Walking into the Soho Grand on the way up the elevator, I find myself looking at, well, myself. An installation stares at me with the neon words, “This is a Self Portrait.” I am tempted to take a picture in the mirrored work by Tapp Francke.
It’s the opening night of her show, in the place I usually seek out a great bloody mary. Now, I notice art is everywhere; Tapp’s art. I’m going to take a picture. Of course I feel like a narcissist hung up in the selfie universe, but I can always rationalize this by reminding myself, this is art. It is art. It’s something to share immediately. Maybe there’s even art in that.
Head up to the gym and there are two pieces that feature motivational words: “I think I can, I think I can” and “YOU CAN DO IT.” Art in the gym that makes you feel like someone is watching, or you are watching yourself.
A few weeks later, Tapp and I met to talk about this large public installation at the hotel. She tells me over lunch at The Butcher’s Daughter near her gallery, GalleryNine5, “The first piece of this kind, I made it for an art fair and I really made it for myself. It said, ‘You Are Here.’”
The work is expensive to produce, so she considers the pieces carefully and that has been a gift. The phrases have a meaning and an associated color in her mind.”I have a list of phrases on my phone.”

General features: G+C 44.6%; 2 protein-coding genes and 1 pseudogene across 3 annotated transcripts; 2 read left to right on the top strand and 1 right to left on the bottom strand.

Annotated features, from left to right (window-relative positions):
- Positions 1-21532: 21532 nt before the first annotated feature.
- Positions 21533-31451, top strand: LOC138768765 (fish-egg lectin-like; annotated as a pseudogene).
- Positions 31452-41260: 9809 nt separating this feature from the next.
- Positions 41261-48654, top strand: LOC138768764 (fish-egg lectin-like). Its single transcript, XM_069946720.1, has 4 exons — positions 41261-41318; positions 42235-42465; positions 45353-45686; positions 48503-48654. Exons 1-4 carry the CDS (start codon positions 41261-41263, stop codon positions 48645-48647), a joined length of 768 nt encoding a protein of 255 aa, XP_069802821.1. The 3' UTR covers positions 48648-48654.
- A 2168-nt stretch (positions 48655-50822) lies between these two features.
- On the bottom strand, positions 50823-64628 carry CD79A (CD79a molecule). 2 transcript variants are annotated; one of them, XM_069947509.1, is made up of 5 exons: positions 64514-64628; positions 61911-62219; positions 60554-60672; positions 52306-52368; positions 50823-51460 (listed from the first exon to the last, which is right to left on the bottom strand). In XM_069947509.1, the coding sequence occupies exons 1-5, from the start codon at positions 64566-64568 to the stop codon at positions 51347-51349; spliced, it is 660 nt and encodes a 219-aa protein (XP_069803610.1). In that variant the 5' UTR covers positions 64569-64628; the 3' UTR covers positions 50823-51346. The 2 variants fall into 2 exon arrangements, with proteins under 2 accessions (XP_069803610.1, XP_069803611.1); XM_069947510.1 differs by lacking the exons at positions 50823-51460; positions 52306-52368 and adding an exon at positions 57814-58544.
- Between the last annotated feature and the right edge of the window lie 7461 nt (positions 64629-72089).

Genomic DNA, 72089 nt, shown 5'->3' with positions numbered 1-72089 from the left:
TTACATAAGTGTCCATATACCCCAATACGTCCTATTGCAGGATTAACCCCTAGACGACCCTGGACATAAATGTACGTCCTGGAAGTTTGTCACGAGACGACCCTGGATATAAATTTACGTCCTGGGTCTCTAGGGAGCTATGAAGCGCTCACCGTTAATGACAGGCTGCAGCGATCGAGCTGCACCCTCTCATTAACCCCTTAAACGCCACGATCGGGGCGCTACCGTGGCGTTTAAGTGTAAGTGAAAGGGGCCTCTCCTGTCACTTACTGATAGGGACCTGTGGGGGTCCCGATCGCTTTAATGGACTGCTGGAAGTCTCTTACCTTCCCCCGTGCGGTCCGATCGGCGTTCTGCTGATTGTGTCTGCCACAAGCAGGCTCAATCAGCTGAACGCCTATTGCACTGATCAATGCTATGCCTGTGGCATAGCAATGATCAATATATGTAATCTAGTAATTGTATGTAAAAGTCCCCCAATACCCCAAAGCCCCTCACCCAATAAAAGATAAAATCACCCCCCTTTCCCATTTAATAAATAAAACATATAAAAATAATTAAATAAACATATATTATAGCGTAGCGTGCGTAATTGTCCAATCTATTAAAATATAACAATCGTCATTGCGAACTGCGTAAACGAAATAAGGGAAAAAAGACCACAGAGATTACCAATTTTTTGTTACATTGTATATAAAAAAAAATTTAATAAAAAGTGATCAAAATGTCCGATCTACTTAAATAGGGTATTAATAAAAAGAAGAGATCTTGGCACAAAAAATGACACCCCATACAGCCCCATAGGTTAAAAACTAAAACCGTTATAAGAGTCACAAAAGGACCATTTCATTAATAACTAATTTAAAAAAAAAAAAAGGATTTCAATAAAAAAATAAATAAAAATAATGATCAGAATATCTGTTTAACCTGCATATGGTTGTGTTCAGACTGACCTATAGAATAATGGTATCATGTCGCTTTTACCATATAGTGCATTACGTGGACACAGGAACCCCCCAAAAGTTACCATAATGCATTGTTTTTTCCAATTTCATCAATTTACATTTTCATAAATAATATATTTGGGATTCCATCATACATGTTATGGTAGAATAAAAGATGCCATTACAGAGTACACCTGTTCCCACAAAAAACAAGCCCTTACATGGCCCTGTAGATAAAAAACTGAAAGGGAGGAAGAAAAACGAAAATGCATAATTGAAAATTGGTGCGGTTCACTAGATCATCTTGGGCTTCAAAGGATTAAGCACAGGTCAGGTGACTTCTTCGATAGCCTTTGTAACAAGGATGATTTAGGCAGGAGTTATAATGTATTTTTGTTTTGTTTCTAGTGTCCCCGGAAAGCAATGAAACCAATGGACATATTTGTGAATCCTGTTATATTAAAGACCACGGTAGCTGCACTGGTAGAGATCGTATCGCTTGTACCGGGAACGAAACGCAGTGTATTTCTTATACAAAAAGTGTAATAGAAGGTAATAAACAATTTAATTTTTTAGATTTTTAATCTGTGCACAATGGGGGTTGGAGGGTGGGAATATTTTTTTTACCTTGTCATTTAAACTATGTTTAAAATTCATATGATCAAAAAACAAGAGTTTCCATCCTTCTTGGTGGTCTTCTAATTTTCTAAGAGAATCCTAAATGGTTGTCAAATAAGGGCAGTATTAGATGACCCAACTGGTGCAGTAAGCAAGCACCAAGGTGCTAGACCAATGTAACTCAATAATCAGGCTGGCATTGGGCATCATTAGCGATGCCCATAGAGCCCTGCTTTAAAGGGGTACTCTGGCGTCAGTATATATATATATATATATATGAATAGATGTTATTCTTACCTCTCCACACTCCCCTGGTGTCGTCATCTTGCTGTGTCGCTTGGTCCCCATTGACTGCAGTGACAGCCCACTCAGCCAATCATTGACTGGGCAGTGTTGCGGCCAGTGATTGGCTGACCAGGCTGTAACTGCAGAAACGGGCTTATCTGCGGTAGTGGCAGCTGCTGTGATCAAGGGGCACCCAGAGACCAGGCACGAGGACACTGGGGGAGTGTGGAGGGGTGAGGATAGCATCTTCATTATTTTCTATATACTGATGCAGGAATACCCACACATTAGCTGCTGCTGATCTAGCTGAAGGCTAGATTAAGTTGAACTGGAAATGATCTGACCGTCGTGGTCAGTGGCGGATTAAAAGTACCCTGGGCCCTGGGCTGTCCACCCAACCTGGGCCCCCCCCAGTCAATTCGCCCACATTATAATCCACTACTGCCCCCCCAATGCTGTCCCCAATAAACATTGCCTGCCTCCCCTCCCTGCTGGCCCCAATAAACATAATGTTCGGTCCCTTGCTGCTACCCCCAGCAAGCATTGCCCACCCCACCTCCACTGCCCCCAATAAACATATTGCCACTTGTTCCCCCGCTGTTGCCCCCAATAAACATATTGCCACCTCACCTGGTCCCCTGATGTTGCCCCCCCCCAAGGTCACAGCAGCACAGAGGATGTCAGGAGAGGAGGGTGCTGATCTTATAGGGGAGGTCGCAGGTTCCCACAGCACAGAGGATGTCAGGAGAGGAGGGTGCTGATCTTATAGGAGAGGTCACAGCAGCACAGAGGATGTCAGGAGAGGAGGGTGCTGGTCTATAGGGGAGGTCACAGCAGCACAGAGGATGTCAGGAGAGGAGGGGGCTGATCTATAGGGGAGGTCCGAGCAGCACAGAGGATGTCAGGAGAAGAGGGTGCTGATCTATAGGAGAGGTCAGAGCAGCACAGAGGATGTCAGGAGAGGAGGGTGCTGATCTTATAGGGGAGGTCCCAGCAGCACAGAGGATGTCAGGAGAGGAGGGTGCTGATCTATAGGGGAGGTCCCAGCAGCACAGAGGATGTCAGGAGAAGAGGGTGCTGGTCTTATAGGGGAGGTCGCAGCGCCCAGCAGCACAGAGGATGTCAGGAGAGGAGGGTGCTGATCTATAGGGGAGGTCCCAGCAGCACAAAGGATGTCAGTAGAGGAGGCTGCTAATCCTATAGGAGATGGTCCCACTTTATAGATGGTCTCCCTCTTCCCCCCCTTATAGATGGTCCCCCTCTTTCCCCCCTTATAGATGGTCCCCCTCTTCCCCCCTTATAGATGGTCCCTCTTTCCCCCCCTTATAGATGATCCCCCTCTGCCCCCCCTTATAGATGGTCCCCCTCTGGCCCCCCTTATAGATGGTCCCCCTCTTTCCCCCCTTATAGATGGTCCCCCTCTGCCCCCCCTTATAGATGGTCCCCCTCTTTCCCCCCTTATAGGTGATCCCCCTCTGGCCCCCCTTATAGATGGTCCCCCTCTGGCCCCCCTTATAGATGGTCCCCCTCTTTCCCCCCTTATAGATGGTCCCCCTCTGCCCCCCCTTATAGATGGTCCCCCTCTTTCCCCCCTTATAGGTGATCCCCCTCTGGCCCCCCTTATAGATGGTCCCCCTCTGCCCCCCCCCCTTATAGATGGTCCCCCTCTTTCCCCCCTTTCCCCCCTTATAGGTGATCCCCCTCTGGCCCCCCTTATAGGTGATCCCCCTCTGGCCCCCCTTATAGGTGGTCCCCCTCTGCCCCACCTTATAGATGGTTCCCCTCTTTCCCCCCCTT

Tapp and I share the same sentiment about the growing importance of really being exactly where you are, both physically and mentally. It was amazing to share my own journey creating and curating an exhibit called “In Front of You,” which had a similar intent. “I feel like people have their head stuck in their phones all the time and now (looking at the work) they are present.”
After lunch, we head over to the gallery, and as I ask her to take a selfie in her own mirrored work, I discover Tapp can’t do this with ease. She’s not a selfie taker, which I quite adore.
The New Yorker, who now lives in the Hamptons, has explored an interaction with color through an incredible body of work over two decades, ever since we graduated college. “I studied color and I believe everybody has a color. I choose the colors carefully. I choose the frames and glasses very specifically.”
For years, I have bathed in her photographs that literally lift you out of time and space. Now it feels very much like a friend talking to me from the walls of an iconic New York hotel. Well she is a friend, but to the stranger — to the hotel guest — she is conscience, a louder voice among the many voices that pulverize us each day in our virtual and physical universe.
Tapp leaves me downtown with the words, “Experience your right now.” I took in Spring Street with fresh eyes, photographed a graffiti and sticker-filled Lennon poster in an entranceway, and headed to Rice to Riches.